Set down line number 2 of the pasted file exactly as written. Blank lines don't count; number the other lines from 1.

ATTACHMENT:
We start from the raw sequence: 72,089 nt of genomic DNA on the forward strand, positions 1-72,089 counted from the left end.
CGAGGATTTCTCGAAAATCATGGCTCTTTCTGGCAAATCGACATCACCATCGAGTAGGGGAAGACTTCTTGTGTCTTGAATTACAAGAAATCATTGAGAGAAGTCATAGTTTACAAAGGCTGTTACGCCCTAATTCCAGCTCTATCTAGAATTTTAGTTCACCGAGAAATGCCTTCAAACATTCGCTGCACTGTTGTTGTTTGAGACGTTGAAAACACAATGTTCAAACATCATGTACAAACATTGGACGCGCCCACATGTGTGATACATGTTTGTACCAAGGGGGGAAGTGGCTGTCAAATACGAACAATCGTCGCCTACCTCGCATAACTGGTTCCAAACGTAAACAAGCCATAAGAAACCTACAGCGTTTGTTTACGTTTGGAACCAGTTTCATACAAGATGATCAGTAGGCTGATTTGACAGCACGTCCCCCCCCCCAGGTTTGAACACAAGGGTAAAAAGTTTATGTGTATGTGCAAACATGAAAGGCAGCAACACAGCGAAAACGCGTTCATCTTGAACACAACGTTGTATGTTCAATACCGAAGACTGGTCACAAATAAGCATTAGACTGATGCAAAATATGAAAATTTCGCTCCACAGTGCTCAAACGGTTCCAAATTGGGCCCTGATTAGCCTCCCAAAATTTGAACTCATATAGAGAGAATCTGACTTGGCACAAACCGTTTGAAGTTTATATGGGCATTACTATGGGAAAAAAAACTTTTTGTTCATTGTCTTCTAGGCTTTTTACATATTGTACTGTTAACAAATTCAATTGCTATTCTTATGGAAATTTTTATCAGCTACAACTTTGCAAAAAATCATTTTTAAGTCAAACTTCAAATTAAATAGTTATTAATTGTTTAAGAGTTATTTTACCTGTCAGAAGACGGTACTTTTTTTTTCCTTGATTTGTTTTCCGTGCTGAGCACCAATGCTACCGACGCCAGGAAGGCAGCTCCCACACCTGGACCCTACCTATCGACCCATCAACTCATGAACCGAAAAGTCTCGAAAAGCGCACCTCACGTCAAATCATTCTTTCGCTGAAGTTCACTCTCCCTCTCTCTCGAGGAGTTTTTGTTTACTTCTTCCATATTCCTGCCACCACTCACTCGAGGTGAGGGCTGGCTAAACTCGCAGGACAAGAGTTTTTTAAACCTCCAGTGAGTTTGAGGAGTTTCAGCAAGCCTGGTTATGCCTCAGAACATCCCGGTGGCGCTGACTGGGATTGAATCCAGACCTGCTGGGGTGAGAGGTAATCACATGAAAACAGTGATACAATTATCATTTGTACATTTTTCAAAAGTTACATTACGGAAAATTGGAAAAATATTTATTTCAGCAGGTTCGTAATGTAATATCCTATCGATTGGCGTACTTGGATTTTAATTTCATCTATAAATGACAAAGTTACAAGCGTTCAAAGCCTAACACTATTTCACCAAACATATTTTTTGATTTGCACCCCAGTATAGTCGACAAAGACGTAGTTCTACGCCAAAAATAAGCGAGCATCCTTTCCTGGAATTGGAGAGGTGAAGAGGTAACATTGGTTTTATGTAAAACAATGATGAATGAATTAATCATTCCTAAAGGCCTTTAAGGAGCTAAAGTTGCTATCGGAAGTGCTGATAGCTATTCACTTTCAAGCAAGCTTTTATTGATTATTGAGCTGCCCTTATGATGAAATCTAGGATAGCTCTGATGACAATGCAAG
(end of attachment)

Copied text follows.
CGAGGATTTCTCGAAAATCATGGCTCTTTCTGGCAAATCGACATCACCATCGAGTAGGGGAAGACTTCTTGTGTCTTGAATTACAAGAAATCATTGAGAGAAGTCATAGTTTACAAAGGCTGTTACGCCCTAATTCCAGCTCTATCTAGAATTTTAGTTCACCGAGAAATGCCTTCAAACATTCGCTGCACTGTTGTTGTTTGAGACGTTGAAAACACAATGTTCAAACATCATGTACAAACATTGGACGCGCCCACATGTGTGATACATGTTTGTACCAAGGGGGGAAGTGGCTGTCAAATACGAACAATCGTCGCCTACCTCGCATAACTGGTTCCAAACGTAAACAAGCCATAAGAAACCTACAGCGTTTGTTTACGTTTGGAACCAGTTTCATACAAGATGATCAGTAGGCTGATTTGACAGCACGTCCCCCCCCCCAGGTTTGAACACAAGGGTAAAAAGTTTATGTGTATGTGCAAACATGAAAGGCAGCAACACAGCGAAAACGCGTTCATCTTGAACACAACGTTGTATGTTCAATACCGAAGACTGGTCACAAATAAGCATTAGACTGATGCAAAATATGAAAATTTCGCTCCACAGTGCTCAAACGGTTCCAAATTGGGCCCTGATTAGCCTCCCAAAATTTGAACTCATATAGAGAGAATCTGACTTGGCACAAACCGTTTGAAGTTTATATGGGCATTACTATGGGAAAAAAAACTTTTTGTTCATTGTCTTCTAGGCTTTTTACATATTGTACTGTTAACAAATTCAATTGCTATTCTTATGGAAATTTTTATCAGCTACAACTTTGCAAAAAATCATTTTTAAGTCAAACTTCAAATTAAATAGTTATTAATTGTTTAAGAGTTATTTTACCTGTCAGAAGACGGTACTTTTTTTTTCCTTGATTTGTTTTCCGTGCTGAGCACCAATGCTACCGACGCCAGGAAGGCAGCTCCCACACCTGGACCCTACCTATCGACCCATCAACTCATGAACCGAAAAGTCTCGAAAAGCGCACCTCACGTCAAATCATTCTTTCGCTGAAGTTCACTCTCCCTCTCTCTCGAGGAGTTTTTGTTTACTTCTTCCATATTCCTGCCACCACTCACTCGAGGTGAGGGCTGGCTAAACTCGCAGGACAAGAGTTTTTTAAACCTCCAGTGAGTTTGAGGAGTTTCAGCAAGCCTGGTTATGCCTCAGAACATCCCGGTGGCGCTGACTGGGATTGAATCCAGACCTGCTGGGGTGAGAGGTAATCACATGAAAACAGTGATACAATTATCATTTGTACATTTTTCAAAAGTTACATTACGGAAAATTGGAAAAATATTTATTTCAGCAGGTTCGTAATGTAATATCCTATCGATTGGCGTACTTGGATTTTAATTTCATCTATAAATGACAAAGTTACAAGCGTTCAAAGCCTAACACTATTTCACCAAACATATTTTTTGATTTGCACCCCAGTATAGTCGACAAAGACGTAGTTCTACGCCAAAAATAAGCGAGCATCCTTTCCTGGAATTGGAGAGGTGAAGAGGTAACATTGGTTTTATGTAAAACAATGATGAATGAATTAATCATTCCTAAAGGCCTTTAAGGAGCTAAAGTTGCTATCGGAAGTGCTGATAGCTATTCACTTTCAAGCAAGCTTTTATTGATTATTGAGCTGCCCTTATGATGAAATCTAGGATAGCTCTGATGACAATGCAAG